Congress Is Using These Deceptive Tricks to Drive Spending Higher

COMMENTARY Budget and Spending

Congress Is Using These Deceptive Tricks to Drive Spending Higher

Sep 24th, 2018 3 min read
COMMENTARY BY
Justin Bogie

Senior Policy Analyst in Fiscal Affairs

Justin Bogie serves as Senior Policy Analyst in Fiscal Affairs at The Heritage Foundation.
If the House passes the Senate version and the president signs it into law, the government will stay open past Sept. 30. But at what cost? COffe72/Getty Images

Key Takeaways

This year, Congress busted the budget and with a whopping spending deal that ran up nearly $300 billion in new debt. This bill would continue those spending levels.

“Savings” are included in appropriations bills as a rescission of funds, meaning that unspent money is taken back or spending is delayed until a subsequent year.

This bill fails to address border security funding, one of Trump’s top priorities, and it ignores the cuts he recommended in his budget.

Congress is up to its old tricks again, trying to pass another massive spending bill that uses gimmicks and tricks to push deficit spending even higher. And it thinks it can hoodwink President Donald Trump into signing it.

Next week, the House is expected to vote on a combined fiscal year 2018 continuing resolution and a fiscal year 2019 spending bill for the departments of Defense, Labor, and Health and Human Services. The “cromnibus” bill would provide over $855 billion in funding for 2019, making up two-thirds of the total discretionary budget. The Senate passed the measure on Tuesday.

If the House passes the Senate version and the president signs it into law, the government will stay open past Sept. 30. But at what cost?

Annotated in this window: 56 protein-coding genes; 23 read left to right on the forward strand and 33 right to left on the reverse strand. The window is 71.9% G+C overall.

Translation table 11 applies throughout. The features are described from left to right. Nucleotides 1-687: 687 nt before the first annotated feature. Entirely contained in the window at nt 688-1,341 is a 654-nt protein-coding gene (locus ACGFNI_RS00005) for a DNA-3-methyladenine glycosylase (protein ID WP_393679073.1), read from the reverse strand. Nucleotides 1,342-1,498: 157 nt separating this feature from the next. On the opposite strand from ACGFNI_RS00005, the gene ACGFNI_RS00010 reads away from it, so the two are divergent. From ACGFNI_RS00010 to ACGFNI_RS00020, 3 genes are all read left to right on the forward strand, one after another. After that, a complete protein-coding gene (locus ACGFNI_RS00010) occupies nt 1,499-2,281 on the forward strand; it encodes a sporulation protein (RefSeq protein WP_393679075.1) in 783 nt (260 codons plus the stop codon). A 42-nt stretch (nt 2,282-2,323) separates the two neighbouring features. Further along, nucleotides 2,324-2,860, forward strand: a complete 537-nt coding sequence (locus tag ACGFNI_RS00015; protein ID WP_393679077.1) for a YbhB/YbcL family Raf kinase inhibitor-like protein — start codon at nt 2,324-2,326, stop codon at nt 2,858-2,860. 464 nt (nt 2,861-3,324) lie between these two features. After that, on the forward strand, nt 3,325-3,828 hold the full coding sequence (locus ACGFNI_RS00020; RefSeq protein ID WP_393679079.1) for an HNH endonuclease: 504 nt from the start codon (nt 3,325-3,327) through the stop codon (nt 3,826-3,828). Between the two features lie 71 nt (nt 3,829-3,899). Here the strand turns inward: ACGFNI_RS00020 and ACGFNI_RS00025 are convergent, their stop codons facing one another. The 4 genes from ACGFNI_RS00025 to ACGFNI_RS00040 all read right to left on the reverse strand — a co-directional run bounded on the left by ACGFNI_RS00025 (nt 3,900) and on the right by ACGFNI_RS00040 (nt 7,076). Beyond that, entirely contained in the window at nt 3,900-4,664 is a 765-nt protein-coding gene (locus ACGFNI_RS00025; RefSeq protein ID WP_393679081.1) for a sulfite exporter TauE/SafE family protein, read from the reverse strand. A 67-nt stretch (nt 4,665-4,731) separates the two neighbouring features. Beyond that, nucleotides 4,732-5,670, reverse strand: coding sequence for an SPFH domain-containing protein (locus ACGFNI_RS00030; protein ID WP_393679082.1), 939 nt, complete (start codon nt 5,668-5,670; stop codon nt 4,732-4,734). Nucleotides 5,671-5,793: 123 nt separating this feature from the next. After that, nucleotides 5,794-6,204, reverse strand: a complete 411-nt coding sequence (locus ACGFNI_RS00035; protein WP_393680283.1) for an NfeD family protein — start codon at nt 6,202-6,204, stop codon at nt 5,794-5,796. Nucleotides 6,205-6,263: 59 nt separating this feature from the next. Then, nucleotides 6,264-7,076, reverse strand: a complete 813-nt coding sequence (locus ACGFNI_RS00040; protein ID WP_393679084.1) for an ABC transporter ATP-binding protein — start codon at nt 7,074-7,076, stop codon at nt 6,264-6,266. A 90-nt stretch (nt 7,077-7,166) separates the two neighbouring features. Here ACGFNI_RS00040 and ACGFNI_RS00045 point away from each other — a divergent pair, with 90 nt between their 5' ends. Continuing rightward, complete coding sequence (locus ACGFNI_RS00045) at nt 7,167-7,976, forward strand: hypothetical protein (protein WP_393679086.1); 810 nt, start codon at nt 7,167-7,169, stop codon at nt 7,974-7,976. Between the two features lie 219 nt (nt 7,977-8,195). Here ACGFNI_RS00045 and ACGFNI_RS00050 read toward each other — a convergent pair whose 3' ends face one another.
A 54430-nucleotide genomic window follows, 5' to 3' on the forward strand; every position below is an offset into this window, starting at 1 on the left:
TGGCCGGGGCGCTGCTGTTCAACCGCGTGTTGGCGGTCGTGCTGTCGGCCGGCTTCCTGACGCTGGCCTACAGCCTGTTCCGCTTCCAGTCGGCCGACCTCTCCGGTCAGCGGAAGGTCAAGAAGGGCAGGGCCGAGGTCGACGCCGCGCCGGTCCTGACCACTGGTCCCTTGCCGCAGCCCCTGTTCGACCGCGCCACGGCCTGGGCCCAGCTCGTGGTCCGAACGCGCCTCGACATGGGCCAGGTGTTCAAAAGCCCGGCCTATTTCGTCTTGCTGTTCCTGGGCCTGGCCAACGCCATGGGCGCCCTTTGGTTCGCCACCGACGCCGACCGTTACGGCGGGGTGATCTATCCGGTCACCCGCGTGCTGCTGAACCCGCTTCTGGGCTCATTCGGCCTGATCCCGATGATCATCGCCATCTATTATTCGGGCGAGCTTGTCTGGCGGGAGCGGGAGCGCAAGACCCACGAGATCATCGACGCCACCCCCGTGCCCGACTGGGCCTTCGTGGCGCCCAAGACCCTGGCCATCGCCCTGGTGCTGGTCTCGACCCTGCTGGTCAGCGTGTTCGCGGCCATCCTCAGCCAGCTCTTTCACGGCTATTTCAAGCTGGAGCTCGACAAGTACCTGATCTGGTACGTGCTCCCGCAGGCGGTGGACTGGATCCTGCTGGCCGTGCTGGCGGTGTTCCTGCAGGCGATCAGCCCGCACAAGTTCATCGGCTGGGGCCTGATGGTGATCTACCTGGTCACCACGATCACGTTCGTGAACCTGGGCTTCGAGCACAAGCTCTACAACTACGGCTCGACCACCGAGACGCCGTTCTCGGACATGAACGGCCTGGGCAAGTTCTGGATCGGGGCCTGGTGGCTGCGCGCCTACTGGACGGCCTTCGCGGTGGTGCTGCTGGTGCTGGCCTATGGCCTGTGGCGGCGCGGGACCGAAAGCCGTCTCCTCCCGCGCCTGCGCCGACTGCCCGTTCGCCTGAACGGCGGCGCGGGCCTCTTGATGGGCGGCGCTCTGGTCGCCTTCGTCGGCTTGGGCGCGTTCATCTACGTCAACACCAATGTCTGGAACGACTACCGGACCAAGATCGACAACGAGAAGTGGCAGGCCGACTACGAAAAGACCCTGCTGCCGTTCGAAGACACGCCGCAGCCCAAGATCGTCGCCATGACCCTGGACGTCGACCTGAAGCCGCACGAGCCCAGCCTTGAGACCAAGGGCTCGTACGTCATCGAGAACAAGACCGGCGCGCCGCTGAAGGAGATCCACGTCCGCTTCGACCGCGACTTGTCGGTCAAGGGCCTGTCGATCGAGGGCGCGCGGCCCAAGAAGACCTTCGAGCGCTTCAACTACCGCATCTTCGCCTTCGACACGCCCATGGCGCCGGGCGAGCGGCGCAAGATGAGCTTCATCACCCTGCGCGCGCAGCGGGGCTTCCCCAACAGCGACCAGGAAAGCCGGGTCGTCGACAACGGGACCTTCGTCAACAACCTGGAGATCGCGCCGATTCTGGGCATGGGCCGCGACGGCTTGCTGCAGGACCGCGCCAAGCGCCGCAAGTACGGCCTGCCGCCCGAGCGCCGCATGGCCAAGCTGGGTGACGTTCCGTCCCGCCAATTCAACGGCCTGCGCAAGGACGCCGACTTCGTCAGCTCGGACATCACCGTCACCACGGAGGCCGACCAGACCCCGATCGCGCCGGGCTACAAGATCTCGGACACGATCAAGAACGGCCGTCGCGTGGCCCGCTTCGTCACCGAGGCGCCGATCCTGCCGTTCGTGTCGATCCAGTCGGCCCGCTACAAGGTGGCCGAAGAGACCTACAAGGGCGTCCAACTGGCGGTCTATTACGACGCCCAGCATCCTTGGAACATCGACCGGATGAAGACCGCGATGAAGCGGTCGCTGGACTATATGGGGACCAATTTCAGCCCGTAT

Earlier this year, Congress busted the budget and with a whopping spending deal that ran up nearly $300 billion in new debt. This bill would continue those spending levels.

Take the so-called savings from changes in mandatory programs. The bill claims nearly $8 billion in savings from such changes.

This is the most commonly used gimmick to increase discretionary spending. These “savings” are included in appropriations bills as a rescission of funds, meaning that unspent money is taken back or spending is delayed until a subsequent year. Congress then uses these “savings” and puts the money toward other unrelated programs.

The problem is, almost all of these “rescissions” are of money that was never going to be spent in the first place. Last year’s omnibus bill claimed $17 billion in savings from changes in mandatory programs that had no actual budget effect. In reality, those “saved” funds go toward new spending that only adds to our growing pile of debt.

Earlier this year, the president put forward a better rescission package that would have sent $7 billion in funding for the Children’s Health Insurance Program back to the Treasury. The authorization to spend this money had already expired, so the federal government would not have been able to spend it anyway. But notably, it would have kept Congress from spending the money elsewhere.